The Wolverine

November 2011

The Wolverine: Covering University of Michigan Football and Sports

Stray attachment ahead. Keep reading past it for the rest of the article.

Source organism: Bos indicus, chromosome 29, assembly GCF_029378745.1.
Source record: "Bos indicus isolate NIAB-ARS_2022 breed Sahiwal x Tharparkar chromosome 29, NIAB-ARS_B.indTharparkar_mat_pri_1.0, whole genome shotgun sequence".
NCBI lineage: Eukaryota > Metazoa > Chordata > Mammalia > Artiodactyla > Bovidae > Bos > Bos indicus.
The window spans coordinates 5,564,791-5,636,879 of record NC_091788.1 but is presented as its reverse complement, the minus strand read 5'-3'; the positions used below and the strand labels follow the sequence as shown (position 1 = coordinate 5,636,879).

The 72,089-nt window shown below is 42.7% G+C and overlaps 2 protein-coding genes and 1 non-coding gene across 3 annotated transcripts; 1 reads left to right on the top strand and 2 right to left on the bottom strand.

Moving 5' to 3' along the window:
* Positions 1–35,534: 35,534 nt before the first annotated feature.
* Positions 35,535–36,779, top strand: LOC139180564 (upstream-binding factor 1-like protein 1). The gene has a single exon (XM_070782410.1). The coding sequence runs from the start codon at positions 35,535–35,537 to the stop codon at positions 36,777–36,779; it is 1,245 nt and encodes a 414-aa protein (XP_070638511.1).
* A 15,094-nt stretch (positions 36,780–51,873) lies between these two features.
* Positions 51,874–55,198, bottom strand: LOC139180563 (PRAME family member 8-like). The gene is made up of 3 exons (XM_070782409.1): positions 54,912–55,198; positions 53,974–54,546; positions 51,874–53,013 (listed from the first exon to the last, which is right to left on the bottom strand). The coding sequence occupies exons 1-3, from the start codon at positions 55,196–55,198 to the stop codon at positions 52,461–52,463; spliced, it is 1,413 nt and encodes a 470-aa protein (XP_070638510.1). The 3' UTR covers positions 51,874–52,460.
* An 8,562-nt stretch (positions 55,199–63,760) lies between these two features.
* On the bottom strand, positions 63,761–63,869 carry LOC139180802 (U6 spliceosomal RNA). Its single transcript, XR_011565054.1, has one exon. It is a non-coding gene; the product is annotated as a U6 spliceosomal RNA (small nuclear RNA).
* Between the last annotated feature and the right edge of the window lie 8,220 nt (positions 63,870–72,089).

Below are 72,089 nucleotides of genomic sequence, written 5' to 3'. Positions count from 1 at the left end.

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T By John Borton aylor Lewan used to deposit defenders almost to the cacti in his home state of Arizona, blocking with such relentless ferocity he attracted more flags than the United Nations. ���My favorite Taylor story is him getting an ���excessive blocking��� penalty,��� noted teammate Craig Roh, who graduated with Lewan from Chaparral High School in Scottsdale, Ariz. ���In high school, he would drive guys 20 yards the opposite direction of the play. ���It was against our rival. It was exactly like the scene in ���The Blind Side.��� He drove a guy, took him over the fence, threw him, and got an ���excessive blocking��� penalty. That���s the only time I���ve ever seen that penalty, other than in ���The Blind Side.������ Lewan brought that take-no-prisoners attitude to Ann Arbor. Unfortunately, for someone talented enough to be protecting the Michigan quarterback���s blind side as a redshirt freshman, he brought the flags along with him. He���s huge (6-8, 302), gregarious and offbeat (how many carry a mustache tattoo on the side of their index finger, ready to position it above their upper lip at a moment���s notice?). Lewan admits he was a little out of control in his early efforts. He not only played beyond the whistle at times, he jumped snap counts in an eagerness to tangle with defenders. His particular brand of yellow hanky panky drew attention from the officials, and from Michigan���s new coaching staff. Head coach Brady Hoke studied player profiles prior to meeting with the Wolverines. While Hoke began with the clean slate for all, and made a rigorous effort to get to know each player individually, he didn���t enter the get-toknow-you conversations blind. ���He talked to us a little bit,��� Lewan recalled. ���He got to know us. He���s going to get to know the football part of us. That���s going to happen, being the football coach. ���But he wanted to get to know me a little bit. We talked, and a big concern was, what was the deal with the penalties?��� The deal, as Lewan sees it now, involved a little more youthful exuberance than the situation required. ���I can say it was all me being im28��� the wolverine��� ������ November 2011 mature,��� he said. ���Last year, I was a redshirt freshman. I was 19 years old ��� just young and dumb. I���m making excuses right now, but I was more focused on how well I can do, not how well the team can do. The coaches have really expressed, this is a team thing. It���s not about you.��� Fast-forward several months, and the difference is striking. Lewan still dishes out the punishment, but he starts with the snap and ends roughly when the whistle blows. ���He���s taken a lot of pride in not [getting flagged],��� Michigan offensive coordinator Al Borges observed. ���He really has. I told Taylor I had heard about it, and saw some of it on the tape. He had some penalties I���m sure he regrets. goaded into retaliation, that would have been the moment. The fact that he wasn���t represented a major midterm exam passed. ���A couple of those things showed during Michigan State ��� and that���s all I have to say about that,��� Lewan commented. ���Self-control is big.��� Gholston coming unglued represents an extreme example, but the job of any lineman involves protecting the quarterback. Lewan figures one certain way to make that happen involves getting the attackers to attack him, rather than Denard Robinson. Lewan is constructed to take the punishment, whereas he���d like to see No. 16 off to the races. ���Number one, my job is to get you, the defender, to focus on me more Under Control Taylor Lewan Learns To Fight Without Flags ���I told him, our offense is set up for no penalties. We make it so that the way our cadence is, the way we snap the ball, we���ve been fortunate ��� we���ve never had a heavily penalized football team. He took that to heart. It���s a credit to him, it really is. He���s taken pride in the fact that he hasn���t made some things I���m sure he would term as stupid penalties. ���He���s been smart. He���s played smart. He���s getting better and better at it all the time.��� ���We understand that we���ve got to play the game with fundamentals, techniques and discipline, and have great poise and composure in how you play,��� Hoke added. Those traits were fully on display in East Lansing this year. Lewan found himself on the business end of a cage match-type arm bar from MSU defensive end William Gholston, and later absorbed a punch from the frustrated Spartan. The latter drew a personal foul, one of six the Spartans absorbed on the afternoon. Gholston wound up suspended for MSU���s next contest. If ever Lewan might have been than my quarterback and my running back,��� Lewan said. ���If you���re too busy getting mad at me and doing things to me, you���re not touching my quarterback. You���re doing things to me. ���I���d much rather be beat up than my quarterback and my running back. I can play beat up. I���m an offensive lineman ��� that���s what I���m supposed to do. Never healthy.��� He says it with a touch of pride. He talks about Michigan with more than just a touch. Lewan can deliver the maize-and-blue message like a PR staffer at a moment���s notice ��� 11 national championships, 42 Big Ten championships. He���ll tick off the numbers without hesitation. He���s no stranger to his forerunners, either. He���s yet to meet former AllAmerican Jake Long, but he���s seen more films starring Long than he has Adam Sandler flicks. ���Everyone talks about him, and he���s a guy I really want to get to meet,��� Lewan said. ���A lot of my game Lewan, a redshirt sophomore, has maintained his intensity this year while playing with an added maturity compared to last season. Photo by Lon Horwedel

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